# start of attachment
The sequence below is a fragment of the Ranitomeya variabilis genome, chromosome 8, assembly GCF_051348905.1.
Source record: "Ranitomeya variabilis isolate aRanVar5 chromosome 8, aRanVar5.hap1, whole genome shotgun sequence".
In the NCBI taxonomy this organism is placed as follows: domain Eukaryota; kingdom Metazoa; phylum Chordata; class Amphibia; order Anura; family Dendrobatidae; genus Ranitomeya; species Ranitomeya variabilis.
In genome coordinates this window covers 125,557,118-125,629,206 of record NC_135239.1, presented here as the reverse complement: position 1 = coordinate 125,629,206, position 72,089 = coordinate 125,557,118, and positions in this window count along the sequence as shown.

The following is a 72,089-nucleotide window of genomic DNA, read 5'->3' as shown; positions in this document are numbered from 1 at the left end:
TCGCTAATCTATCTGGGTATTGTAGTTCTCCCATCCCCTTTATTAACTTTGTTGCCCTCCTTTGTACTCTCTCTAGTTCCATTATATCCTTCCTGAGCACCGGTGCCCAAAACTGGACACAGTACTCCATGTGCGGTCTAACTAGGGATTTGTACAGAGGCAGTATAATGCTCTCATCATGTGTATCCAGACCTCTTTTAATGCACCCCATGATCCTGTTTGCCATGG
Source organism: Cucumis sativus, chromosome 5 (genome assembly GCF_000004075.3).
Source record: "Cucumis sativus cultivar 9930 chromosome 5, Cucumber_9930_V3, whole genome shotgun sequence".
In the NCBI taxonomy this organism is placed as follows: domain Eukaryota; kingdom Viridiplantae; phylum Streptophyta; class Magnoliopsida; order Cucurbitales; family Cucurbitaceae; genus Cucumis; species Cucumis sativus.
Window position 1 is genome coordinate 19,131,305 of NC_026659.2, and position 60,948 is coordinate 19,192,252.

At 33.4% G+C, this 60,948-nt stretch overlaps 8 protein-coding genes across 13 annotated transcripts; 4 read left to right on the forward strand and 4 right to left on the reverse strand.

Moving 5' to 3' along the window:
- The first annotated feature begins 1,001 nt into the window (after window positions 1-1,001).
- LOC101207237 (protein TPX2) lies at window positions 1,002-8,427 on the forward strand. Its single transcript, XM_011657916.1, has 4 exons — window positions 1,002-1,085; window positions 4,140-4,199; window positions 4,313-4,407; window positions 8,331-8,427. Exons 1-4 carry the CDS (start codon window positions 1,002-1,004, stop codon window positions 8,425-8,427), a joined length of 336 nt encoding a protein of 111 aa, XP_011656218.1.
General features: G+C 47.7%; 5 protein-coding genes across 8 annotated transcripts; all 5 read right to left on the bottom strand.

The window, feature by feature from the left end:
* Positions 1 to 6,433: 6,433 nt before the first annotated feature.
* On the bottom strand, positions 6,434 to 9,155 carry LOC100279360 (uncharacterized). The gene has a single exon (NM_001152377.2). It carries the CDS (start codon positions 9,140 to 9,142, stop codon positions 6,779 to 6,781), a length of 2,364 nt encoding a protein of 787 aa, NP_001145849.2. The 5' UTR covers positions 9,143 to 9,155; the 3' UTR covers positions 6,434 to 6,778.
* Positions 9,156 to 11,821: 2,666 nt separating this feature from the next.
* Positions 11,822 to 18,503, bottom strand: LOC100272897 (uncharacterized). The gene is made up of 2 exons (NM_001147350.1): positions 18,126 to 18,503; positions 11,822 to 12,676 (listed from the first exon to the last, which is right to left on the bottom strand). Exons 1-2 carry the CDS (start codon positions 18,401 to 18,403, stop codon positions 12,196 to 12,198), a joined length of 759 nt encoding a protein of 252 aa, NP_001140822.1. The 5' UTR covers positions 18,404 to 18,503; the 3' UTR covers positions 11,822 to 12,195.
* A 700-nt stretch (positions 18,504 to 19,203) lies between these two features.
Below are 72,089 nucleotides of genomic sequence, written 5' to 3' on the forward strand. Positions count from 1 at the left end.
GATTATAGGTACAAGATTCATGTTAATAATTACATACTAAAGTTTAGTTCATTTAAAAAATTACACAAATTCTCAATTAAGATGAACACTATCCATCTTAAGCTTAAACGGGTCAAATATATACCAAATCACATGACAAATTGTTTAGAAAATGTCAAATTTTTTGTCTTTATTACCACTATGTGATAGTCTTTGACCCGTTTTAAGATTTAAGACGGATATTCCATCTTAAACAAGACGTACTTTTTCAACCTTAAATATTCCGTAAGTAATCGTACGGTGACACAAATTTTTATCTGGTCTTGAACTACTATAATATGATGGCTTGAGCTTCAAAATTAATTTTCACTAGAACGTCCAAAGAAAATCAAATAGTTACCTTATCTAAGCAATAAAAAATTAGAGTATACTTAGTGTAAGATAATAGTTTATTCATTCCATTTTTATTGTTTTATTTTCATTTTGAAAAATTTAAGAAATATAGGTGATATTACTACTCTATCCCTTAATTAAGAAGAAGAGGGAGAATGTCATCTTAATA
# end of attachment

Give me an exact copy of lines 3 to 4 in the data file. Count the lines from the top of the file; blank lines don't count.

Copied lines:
In the NCBI taxonomy this organism is placed as follows: domain Eukaryota; kingdom Metazoa; phylum Chordata; class Amphibia; order Anura; family Dendrobatidae; genus Ranitomeya; species Ranitomeya variabilis.
In genome coordinates this window covers 125,557,118-125,629,206 of record NC_135239.1, presented here as the reverse complement: position 1 = coordinate 125,629,206, position 72,089 = coordinate 125,557,118, and positions in this window count along the sequence as shown.